Joan Aiken,
The Cuckoo Tree
(Houghton, 1971/2000)

Dido Twite returns in The Cuckoo Tree, another entry in Joan Aiken's Wolves Chronicles.

Dido and her companion, Captain Owen Hughes of the ship The Thrush, are on their way to London with an important dispatch when their carriage overturns. Hughes, already suffering a head wound, is injured further in the accident. When Dido goes for help, a mysterious group of young men direct her to Tegleaze Manor before riding off themselves.

At Tegleaze Manor, Dido finds a very strange household. The manor redefines "genteel poverty," and Lady Tegleaze is by turns eccentric and addled. Young Sir Tobit, a boy about Dido's age, is more interesting, if a bit spoiled strange. Still, Lady Tegleaze grants permission for Dido to care for the captain at Dogkennel Cottages, located on the estate.

There Dido encounters Mrs. Lubbage, a surly woman with a knack for nursing, and Mr. Firkin, a blind man who still seems to see everything that's going on. He quickly becomes Dido's ally. Dido also meets Cris, Mrs. Lubbage's ill-treated charge who takes refuge in an odd-looking yew tree known locally as the "cuckoo tree."

While the captain recovers, Dido finds herself up to her knees in a scheme to disinherit Sir Tobit, which would further yet another Hanoverian plot. This time, the Hanoverians intend to pull St. Paul's Cathedral into the Thames on the day of the new king's coronation.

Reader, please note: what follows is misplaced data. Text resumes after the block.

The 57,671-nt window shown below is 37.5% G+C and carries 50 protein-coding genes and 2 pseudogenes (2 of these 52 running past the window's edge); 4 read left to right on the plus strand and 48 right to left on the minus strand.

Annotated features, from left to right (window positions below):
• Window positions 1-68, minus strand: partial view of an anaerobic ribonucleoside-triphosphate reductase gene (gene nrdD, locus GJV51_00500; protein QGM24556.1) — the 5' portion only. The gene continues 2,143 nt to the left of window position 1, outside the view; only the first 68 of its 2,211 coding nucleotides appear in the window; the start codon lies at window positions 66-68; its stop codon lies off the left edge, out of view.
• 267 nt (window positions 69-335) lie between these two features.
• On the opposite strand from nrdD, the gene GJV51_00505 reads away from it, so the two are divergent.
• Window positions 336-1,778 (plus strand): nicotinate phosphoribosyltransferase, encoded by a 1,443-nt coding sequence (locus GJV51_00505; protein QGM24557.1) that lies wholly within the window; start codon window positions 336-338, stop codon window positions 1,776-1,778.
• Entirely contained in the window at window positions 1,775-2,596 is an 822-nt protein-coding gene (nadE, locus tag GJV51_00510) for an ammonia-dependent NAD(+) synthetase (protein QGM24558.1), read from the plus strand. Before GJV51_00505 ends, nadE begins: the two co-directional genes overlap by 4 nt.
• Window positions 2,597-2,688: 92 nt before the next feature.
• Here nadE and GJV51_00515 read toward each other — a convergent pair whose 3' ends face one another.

Aiding Dido, Cris and Tobit are the Wineberry Men, smugglers to the nobility as well as the young men who aided Dido early on, an eccentric lord, and an elephant named Rachel. It's a rough-and-tumble ride for Dido and her friends, especially when the cathedral starts to rock and roll.

The plot is complex enough to maintain the reader's interest, yet not so convoluted that it strains credulity. Aiken evokes a creepy atmosphere with the eccentricities of the impoverished Tegleaze family, Cris's communications with an invisible friend, Aswell, and Tante Sanne, Tobit's spidery nurse from Tiburon in the West Indies, with her hallucination-providing joobie nuts.

Dido has grown into a strong and appealing character, capable, clever and courageous. The other characterizations ring true as well. Even the villains have good points and talents; they don't carry placards marked "villain."

Some series could have petered out by this time, but The Cuckoo Tree is a splendid addition to Joan Aiken's Wolves Chronicles.

[ by Donna Scanlon ]

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